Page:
A&A 479, 877-881 (2008)
R. Duffard1 - J. L. Ortiz1 - P. Santos Sanz1 - A. Mora2 - P. J. Gutiérrez1 - N. Morales1 - D. Guirado1
1 - Instituto de Astrofísica de Andalucía, CSIC, Apt 3004, 18008 Granada, Spain
2 - Universidad Autónoma de Madrid, Departamento de Física Teórica C-XI, 28049 Madrid, Spain
Received 5 September 2007 / Accepted 3 December 2007
Context. Eris is the largest dwarf planet currently known in the solar system. Knowledge about its physical parameters is necessary to interpret the characteristics of these kinds of bodies.
Aims. The goal of this work is to study Eris' short-term and long-term variability in order to determine the amplitude of the lightcurve, which can be linked to the degree of elongation of the body or to the degree of albedo heterogeneity on the surface of the dwarf planet. In addition, the rotation period can be determined.
Methods. CCD photometric observations of the trans Neptunian object Eris in R band on 16 nights spanning two years were carried out using the 1.5 m telescope at Sierra Nevada Observatory (OSN), the 2.5 m Isaac Newton Telescope (INT) telescope at the Roque de los Muchachos Observatory, and the 2.2 m Telescope at Calar Alto Observatory.
Results. The time-series analysis leads to indications of a short-term variability whose nature is not clear. It could be real or a result of data-reduction artifacts, such as contamination by close, faint-background stars. The most significant periodicities are 14 h or its double, but other possibilities cannot be ruled out, like a 32 h weaker peak in the periodogram. As for the amplitude of the lightcurve, we get a peak-to-peak variability of 0.01 0.01 mag. The study of the long-term variability indicates that a long rotation period cannot be rejected, but the amplitude would be smaller than 0.06 mag. These results are compatible with a nearly spherical body that has a homogeneous surface.
Key words: Kuiper Belt - minor planets, asteroids - planets and satellites: individual: Eris
The object (136199) Eris, formerly called 2003 UB313, is the largest dwarf planet currently known in the solar system. Brown et al. (2006b), using the Hubble Space Telescope directly measured the size of Eris and determine a diameter of (2400 100) km or a size 5% larger than Pluto. Bertoldi et al. (2006) measured the thermal emission of Eris at a wavelength of 1.2 mm, and combined their observations with the measured optical brightness, leading to a diameter of (3000 300) km. On the other hand, Stansberry et al. (2007) using the Spitzer telescope determined a diameter of (2657 200) Km. Eris is a trans Neptunian object (TNO), orbiting the Sun in the scattered disc with a semi-major axis of 67.668 AU, an eccentricity of 0.441, and an inclination of 44.187 degrees.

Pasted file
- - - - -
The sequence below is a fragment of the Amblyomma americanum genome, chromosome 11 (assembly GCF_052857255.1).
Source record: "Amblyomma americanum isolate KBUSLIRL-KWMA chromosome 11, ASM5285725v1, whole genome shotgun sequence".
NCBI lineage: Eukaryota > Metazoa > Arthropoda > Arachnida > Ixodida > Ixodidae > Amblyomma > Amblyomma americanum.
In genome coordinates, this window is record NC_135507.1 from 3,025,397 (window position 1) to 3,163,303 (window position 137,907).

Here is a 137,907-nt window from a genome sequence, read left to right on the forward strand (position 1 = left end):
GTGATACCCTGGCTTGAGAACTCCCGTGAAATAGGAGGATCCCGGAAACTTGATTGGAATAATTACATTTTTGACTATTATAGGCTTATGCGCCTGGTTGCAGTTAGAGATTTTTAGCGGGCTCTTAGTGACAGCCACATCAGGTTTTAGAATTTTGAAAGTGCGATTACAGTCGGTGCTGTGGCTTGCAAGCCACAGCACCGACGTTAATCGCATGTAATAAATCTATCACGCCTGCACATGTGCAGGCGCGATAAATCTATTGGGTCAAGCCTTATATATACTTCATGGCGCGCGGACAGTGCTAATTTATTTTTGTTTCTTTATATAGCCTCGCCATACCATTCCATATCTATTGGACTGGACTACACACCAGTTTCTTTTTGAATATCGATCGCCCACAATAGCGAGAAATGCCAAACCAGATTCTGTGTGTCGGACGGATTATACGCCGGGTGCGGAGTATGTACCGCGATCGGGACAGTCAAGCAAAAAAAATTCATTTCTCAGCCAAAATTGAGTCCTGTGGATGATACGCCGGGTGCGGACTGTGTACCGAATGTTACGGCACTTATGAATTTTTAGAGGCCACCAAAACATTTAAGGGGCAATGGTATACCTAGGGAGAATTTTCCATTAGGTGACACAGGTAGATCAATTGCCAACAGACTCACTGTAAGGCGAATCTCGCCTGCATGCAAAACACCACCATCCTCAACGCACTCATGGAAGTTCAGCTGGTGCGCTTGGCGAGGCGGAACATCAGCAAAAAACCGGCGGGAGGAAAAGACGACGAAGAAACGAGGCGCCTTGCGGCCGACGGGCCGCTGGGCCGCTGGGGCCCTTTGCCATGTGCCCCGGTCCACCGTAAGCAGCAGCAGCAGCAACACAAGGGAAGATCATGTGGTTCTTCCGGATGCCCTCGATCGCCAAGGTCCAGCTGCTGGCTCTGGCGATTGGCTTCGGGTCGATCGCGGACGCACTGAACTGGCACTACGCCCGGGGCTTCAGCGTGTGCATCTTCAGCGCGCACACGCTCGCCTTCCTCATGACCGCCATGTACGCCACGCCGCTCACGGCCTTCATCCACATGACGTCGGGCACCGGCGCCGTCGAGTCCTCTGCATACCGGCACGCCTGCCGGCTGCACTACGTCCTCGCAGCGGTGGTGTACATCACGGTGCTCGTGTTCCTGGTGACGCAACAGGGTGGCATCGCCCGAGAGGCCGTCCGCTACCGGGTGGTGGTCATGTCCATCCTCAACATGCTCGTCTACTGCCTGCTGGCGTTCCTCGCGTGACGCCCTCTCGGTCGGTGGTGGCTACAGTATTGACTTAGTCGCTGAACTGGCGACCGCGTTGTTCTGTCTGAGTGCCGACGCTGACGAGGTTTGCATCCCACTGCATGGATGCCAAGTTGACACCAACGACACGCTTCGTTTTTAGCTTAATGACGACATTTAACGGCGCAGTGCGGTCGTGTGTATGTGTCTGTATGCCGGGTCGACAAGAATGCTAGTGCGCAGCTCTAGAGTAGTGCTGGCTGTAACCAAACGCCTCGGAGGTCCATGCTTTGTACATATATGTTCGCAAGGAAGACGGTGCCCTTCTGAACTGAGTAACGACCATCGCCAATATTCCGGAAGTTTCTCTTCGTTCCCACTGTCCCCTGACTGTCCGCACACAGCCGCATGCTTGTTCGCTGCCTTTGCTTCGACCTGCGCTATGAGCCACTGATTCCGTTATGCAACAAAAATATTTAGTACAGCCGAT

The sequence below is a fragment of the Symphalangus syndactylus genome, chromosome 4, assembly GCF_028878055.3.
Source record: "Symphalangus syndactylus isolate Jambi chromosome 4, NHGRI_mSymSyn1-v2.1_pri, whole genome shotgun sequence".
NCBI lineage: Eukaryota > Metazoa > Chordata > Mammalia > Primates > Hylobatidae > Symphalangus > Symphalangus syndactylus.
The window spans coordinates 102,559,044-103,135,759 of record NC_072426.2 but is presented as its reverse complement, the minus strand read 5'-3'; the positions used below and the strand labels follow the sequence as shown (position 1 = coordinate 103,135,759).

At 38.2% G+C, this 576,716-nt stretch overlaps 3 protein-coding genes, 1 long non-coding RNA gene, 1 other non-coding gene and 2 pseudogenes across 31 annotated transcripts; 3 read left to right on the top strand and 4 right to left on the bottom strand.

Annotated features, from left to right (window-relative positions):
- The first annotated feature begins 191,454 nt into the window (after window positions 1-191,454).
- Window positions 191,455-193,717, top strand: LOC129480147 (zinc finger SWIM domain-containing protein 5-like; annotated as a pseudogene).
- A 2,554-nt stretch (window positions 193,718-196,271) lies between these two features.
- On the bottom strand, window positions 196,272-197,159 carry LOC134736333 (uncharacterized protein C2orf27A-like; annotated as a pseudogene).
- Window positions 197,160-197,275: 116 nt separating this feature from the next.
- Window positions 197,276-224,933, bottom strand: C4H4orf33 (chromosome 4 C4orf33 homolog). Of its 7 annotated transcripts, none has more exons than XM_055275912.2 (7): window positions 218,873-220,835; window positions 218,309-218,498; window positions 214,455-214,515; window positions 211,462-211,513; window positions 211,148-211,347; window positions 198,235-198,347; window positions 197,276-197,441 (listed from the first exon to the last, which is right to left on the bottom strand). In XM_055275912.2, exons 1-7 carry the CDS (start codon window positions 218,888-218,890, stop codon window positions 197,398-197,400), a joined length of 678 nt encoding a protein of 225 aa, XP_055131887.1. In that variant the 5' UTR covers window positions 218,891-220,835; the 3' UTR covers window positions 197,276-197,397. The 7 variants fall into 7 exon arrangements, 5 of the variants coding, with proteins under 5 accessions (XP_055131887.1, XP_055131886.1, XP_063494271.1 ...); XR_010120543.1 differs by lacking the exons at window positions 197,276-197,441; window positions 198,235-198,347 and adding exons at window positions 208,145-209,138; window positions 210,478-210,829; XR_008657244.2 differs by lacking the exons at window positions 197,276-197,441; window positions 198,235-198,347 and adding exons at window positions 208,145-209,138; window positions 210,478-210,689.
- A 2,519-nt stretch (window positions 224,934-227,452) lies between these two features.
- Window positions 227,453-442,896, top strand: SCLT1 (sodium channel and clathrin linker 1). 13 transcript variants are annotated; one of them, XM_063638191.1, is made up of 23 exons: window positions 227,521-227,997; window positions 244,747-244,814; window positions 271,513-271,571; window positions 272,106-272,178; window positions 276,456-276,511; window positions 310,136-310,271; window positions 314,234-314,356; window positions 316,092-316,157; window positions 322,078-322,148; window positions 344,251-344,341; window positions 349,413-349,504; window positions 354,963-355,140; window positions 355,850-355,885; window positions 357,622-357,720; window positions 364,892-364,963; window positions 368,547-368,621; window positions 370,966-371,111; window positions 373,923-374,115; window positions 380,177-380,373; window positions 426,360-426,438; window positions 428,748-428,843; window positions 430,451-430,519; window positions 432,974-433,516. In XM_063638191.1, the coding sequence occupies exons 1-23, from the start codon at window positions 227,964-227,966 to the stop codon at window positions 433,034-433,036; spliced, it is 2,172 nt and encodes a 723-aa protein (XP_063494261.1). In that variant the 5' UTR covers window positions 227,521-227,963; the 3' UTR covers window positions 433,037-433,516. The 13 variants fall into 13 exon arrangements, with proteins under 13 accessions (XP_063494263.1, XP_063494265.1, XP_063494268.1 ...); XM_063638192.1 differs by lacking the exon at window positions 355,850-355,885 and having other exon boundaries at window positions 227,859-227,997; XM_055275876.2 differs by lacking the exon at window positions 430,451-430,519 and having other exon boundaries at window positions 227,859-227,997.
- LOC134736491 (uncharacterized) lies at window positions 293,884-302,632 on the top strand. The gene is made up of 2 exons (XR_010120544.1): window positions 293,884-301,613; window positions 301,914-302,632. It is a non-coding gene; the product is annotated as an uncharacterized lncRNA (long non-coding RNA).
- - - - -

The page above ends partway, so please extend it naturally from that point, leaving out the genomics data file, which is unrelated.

Table 1: Dates, geometric, and photometric data of the observations.
The visual albedo of Eris was estimated as (86 7)% by Brown et al. (2006a) and (70 20)% by Stansberry et al. (2007). Eris is less red than Pluto (Brown et al. 2005), possibly because Pluto's darkest regions appear to be a major source of the red color (Young et al. 1999). Although Eris is 20% brighter than Pluto in absolute terms, it is only 5% larger, so the albedo of Eris is even higher than that of Pluto.
Adaptive optics observations of Eris at the Keck telescopes in Hawaii revealed a moon, called Dysnomia, in orbit around Eris (Brown et al. 2006b). The discovery of the satellite presented the opportunity to measure the mass of Eris. Brown & Schaller (2007) used the period and semi-major axis of the orbit of Dysnomia to determine the mass for the Eris-Dysnomia system as (1.66 1022 0.02) kg, or 1.27 0.02 of the mass of Pluto.
The infrared-reflectance spectrum of Eris is dominated by absorption due to frozen methane (Brown et al. 2005) and traces of N2 (Licandro et al. 2006), similar to the surfaces of Pluto, Charon, and Triton. Methane ice appears to be more evenly distributed over the surface of Eris than it is on Pluto, potentially masking underlying areas of red color. Unlike the somewhat reddish Pluto and Triton, however, Eris appears almost grey. Pluto's reddish color is believed to be due to deposits of tholins on its surface, and where these deposits darken the surface, the lower albedo leads to higher temperatures and the evaporation of methane deposits. In contrast, Eris is far enough away from the Sun that methane can condense onto its surface even where the albedo is low. The condensation of methane uniformly over the surface most likely reduces any albedo contrasts and covers up any deposits of red tholins. Eris and (136472) 2005 FY9 both have abundant methane ice on their surfaces and so are expected to have high albedos. At Eris 38 AU perihelion equilibrium temperature of 43 K, the vapor pressure over a solid nitrogen surface would be 30 Pa, while the pressure over a solid methane surface would be 0.2 Pa. At the current distance of 97 AU and at an equilibrium temperature of 27 K, these pressures drop by 6 and 8 orders of magnitude, respectively (Brown et al. 2006b). Any nitrogen or methane atmosphere that exists at perihelion should be essentially completely frozen to the surface by aphelion.